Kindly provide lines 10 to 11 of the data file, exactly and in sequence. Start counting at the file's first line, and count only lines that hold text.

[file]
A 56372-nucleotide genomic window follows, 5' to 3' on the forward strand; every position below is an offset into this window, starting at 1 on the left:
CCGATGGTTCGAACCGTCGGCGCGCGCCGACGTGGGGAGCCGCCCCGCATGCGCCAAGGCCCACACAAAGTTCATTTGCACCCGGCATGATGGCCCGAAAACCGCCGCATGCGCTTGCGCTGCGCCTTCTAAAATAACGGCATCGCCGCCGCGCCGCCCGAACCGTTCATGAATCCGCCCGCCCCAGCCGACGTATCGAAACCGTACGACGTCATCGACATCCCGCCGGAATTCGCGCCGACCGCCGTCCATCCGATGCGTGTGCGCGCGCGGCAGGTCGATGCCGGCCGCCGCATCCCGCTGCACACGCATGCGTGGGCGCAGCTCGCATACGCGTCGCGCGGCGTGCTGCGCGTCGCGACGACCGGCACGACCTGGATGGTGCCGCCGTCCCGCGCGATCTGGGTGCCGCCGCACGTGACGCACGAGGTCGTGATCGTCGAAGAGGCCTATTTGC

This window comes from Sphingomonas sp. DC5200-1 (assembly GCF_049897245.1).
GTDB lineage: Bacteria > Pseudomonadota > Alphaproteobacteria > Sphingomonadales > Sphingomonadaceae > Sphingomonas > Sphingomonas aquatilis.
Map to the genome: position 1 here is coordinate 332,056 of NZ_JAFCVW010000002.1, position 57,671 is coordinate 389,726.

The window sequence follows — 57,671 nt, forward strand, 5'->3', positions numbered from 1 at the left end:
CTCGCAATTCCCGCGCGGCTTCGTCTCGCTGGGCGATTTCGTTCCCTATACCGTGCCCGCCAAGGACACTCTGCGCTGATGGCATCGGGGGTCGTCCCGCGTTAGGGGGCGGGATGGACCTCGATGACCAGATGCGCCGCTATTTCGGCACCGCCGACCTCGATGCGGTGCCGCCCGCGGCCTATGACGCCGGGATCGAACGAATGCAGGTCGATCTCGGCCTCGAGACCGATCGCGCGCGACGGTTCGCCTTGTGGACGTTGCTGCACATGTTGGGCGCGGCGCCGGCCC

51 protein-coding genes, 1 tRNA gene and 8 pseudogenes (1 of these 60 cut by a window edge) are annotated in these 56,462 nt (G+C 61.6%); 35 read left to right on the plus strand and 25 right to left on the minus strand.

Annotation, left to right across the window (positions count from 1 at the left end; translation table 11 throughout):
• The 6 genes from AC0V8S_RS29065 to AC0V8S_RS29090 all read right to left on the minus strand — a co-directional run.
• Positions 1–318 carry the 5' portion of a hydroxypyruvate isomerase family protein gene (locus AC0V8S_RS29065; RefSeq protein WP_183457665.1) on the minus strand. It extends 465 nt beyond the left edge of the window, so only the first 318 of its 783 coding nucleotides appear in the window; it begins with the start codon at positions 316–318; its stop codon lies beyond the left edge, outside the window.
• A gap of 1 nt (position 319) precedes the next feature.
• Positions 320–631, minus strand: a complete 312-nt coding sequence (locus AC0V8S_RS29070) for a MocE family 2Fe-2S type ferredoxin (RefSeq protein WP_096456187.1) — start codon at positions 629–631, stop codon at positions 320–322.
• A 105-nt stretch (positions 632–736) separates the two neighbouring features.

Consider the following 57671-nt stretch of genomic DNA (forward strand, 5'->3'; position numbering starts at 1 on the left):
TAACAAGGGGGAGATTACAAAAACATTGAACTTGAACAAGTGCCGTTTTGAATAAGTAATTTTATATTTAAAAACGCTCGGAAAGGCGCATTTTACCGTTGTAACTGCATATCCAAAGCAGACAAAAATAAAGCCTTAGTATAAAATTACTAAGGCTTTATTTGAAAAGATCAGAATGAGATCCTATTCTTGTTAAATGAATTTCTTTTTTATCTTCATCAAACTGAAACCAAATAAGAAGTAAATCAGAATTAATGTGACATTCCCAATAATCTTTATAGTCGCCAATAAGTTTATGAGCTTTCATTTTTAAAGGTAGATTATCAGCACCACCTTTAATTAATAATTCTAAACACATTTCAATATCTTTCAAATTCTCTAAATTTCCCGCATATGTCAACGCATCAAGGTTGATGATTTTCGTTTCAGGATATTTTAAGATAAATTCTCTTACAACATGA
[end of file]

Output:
• The 6 genes from AC0V8S_RS29065 to AC0V8S_RS29090 all read right to left on the minus strand — a co-directional run.
• Positions 1–318 carry the 5' portion of a hydroxypyruvate isomerase family protein gene (locus AC0V8S_RS29065; RefSeq protein WP_183457665.1) on the minus strand. It extends 465 nt beyond the left edge of the window, so only the first 318 of its 783 coding nucleotides appear in the window; it begins with the start codon at positions 316–318; its stop codon lies beyond the left edge, outside the window.